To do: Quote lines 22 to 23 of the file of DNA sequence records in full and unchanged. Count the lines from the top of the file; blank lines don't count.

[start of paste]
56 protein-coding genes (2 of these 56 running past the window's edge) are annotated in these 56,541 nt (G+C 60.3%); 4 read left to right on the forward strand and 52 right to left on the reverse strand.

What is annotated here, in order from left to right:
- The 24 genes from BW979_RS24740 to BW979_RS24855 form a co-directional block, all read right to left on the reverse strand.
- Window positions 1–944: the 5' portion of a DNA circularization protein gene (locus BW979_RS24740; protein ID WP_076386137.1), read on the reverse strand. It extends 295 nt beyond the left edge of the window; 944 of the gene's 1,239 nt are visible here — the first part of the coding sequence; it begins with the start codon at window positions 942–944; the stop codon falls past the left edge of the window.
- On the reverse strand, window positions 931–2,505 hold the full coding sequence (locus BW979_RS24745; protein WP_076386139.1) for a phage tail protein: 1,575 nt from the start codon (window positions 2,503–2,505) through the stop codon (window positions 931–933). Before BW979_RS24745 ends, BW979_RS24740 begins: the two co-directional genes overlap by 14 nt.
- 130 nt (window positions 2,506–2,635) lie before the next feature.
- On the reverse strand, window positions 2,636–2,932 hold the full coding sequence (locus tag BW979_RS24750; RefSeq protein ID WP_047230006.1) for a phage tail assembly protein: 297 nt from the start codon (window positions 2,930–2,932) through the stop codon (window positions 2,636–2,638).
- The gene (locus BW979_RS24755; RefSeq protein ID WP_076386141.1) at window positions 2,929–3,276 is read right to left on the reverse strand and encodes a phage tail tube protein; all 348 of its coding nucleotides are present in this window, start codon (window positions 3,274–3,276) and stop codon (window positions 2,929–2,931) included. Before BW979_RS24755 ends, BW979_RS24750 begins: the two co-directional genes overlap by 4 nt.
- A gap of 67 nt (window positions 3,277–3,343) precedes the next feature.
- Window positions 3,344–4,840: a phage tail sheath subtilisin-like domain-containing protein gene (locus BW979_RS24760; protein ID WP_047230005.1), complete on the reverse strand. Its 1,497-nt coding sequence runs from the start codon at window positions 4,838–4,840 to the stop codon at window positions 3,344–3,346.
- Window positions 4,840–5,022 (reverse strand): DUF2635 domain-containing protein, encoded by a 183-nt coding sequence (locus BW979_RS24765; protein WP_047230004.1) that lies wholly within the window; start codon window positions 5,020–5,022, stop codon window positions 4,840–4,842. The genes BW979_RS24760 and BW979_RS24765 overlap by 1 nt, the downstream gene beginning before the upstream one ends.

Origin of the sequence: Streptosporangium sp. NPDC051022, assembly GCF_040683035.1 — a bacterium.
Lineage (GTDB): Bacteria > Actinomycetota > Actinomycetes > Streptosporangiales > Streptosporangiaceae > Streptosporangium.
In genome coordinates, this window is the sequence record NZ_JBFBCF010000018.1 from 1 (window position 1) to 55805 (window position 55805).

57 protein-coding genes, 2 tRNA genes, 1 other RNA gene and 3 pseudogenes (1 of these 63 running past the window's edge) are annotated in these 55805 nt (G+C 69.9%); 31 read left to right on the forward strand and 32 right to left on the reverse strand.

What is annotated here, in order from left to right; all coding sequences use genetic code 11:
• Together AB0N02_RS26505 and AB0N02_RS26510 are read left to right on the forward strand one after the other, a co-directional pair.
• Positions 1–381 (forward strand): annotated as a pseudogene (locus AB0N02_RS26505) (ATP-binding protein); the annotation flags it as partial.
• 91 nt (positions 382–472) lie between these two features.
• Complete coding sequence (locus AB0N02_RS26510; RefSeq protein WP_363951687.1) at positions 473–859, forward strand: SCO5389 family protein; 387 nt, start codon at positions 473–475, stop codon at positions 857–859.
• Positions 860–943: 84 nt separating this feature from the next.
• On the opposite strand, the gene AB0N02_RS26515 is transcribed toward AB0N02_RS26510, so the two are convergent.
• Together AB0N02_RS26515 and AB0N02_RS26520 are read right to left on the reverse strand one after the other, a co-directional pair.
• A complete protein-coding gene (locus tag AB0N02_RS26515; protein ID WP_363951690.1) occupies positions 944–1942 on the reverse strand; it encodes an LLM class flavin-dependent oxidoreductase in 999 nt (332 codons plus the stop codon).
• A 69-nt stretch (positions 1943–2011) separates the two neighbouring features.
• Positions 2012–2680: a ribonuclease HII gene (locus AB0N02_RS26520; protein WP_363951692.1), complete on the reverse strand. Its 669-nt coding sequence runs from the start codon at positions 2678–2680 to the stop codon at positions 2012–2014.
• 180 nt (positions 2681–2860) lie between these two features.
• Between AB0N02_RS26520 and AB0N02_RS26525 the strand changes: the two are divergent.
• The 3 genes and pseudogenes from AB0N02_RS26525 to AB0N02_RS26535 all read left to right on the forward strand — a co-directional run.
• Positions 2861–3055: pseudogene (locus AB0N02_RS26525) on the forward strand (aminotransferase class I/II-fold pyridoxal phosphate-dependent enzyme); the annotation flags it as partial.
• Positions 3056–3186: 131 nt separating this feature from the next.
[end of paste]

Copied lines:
• On the opposite strand, the gene AB0N02_RS26515 is transcribed toward AB0N02_RS26510, so the two are convergent.
• Together AB0N02_RS26515 and AB0N02_RS26520 are read right to left on the reverse strand one after the other, a co-directional pair.